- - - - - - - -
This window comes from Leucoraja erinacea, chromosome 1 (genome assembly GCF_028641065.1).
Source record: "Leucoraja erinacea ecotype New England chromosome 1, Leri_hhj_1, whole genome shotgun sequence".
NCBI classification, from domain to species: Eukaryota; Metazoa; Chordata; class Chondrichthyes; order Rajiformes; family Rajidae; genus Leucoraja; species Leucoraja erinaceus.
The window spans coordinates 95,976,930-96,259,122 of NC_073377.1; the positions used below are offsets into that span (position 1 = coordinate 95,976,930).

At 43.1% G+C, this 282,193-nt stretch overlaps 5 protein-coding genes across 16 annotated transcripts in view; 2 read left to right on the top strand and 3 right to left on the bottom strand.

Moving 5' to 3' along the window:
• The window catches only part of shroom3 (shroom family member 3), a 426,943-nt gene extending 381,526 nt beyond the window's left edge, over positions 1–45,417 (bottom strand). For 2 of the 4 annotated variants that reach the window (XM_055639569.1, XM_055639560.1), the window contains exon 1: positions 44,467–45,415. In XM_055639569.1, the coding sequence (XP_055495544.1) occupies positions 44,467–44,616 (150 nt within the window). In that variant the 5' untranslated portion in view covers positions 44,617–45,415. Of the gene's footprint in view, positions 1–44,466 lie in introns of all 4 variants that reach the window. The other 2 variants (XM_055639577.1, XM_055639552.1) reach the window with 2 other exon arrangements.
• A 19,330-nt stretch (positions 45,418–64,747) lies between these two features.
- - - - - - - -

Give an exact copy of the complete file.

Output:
This window comes from Leucoraja erinacea, chromosome 1 (genome assembly GCF_028641065.1).
Source record: "Leucoraja erinacea ecotype New England chromosome 1, Leri_hhj_1, whole genome shotgun sequence".
NCBI classification, from domain to species: Eukaryota; Metazoa; Chordata; class Chondrichthyes; order Rajiformes; family Rajidae; genus Leucoraja; species Leucoraja erinaceus.
The window spans coordinates 95,976,930-96,259,122 of NC_073377.1; the positions used below are offsets into that span (position 1 = coordinate 95,976,930).

At 43.1% G+C, this 282,193-nt stretch overlaps 5 protein-coding genes across 16 annotated transcripts in view; 2 read left to right on the top strand and 3 right to left on the bottom strand.

Moving 5' to 3' along the window:
• The window catches only part of shroom3 (shroom family member 3), a 426,943-nt gene extending 381,526 nt beyond the window's left edge, over positions 1–45,417 (bottom strand). For 2 of the 4 annotated variants that reach the window (XM_055639569.1, XM_055639560.1), the window contains exon 1: positions 44,467–45,415. In XM_055639569.1, the coding sequence (XP_055495544.1) occupies positions 44,467–44,616 (150 nt within the window). In that variant the 5' untranslated portion in view covers positions 44,617–45,415. Of the gene's footprint in view, positions 1–44,466 lie in introns of all 4 variants that reach the window. The other 2 variants (XM_055639577.1, XM_055639552.1) reach the window with 2 other exon arrangements.
• A 19,330-nt stretch (positions 45,418–64,747) lies between these two features.